Welcome to "why I hate back-stabs and will never use them" 101.
The shorting damage is from arcing between the wire and the poor connection to the back-stab terminal. If it got bad enough, there might indeed have been arcing to the wire continuing to elsewhere. This arcing happens because back stab connections are junk, and don't connect reliably - when they are not connected, the incoming hot wire was 120V while the rest of the outgoing wire and side terminal were 0 volts, until it arced and made a brief connection, possibly even welding itself together for a short period of time until thermal stresses broke the weld and it arced again.
Your circuit breaker would not have tripped (unless it was an AFCI) because the connection was not "directly to ground or neutral" - it was to the loads that were supposed to be solidly connected to the hot, and those loads were either powered (when connected) or not working (when disconnected) but not drawing excessive current in either case.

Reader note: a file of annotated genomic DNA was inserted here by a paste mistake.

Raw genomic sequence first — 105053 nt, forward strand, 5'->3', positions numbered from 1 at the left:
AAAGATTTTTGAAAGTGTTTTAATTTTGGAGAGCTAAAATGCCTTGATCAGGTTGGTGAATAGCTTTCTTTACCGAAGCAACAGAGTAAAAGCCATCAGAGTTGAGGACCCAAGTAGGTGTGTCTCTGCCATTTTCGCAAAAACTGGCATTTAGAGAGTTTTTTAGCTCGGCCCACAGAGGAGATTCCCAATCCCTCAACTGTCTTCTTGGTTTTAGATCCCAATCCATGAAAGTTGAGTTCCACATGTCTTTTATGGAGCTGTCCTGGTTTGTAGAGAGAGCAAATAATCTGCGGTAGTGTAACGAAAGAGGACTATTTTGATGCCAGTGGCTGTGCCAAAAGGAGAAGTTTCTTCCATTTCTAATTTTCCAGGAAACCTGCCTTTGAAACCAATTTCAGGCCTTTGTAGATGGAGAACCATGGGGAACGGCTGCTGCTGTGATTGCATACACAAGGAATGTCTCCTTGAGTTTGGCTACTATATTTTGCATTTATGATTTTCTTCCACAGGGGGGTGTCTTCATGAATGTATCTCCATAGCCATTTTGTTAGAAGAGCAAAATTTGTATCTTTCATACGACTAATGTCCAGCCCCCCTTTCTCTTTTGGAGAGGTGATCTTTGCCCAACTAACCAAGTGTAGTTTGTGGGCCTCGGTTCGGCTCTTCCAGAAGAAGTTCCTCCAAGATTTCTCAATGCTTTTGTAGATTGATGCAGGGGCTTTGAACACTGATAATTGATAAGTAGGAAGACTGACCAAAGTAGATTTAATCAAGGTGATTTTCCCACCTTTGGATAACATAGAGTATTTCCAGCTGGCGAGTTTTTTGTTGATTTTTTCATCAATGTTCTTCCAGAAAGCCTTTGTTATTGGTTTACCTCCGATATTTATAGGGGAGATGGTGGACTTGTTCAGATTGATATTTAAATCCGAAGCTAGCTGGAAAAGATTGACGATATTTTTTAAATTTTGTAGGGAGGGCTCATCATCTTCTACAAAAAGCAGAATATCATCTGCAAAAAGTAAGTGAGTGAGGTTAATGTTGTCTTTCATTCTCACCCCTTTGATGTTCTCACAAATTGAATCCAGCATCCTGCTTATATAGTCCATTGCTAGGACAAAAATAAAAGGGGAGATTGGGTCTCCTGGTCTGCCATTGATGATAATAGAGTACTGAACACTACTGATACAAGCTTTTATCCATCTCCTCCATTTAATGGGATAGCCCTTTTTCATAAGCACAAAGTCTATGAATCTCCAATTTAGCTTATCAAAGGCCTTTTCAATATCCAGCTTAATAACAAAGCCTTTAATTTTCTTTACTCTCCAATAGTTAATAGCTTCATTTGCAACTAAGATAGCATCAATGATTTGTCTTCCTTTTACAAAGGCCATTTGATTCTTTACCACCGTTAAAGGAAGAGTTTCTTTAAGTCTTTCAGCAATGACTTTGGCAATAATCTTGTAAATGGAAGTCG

I honestly have no idea (other than massive skulduggery) how this junk ever got listed. I won't use them, I will remove and replace them if encountered, and I consider them a distinct fire hazard (as you can see.)
Note that not all "back entry wire terminals" are back-stabs - the ones with a plate actuated by a screw are fine (when properly tightened) but the ones where you stick a wire in and do nothing more are utter junk, IMHO. There's a tiny contact area that relies on spring pressure alone to make any sort of contact, and it fails with great regularity.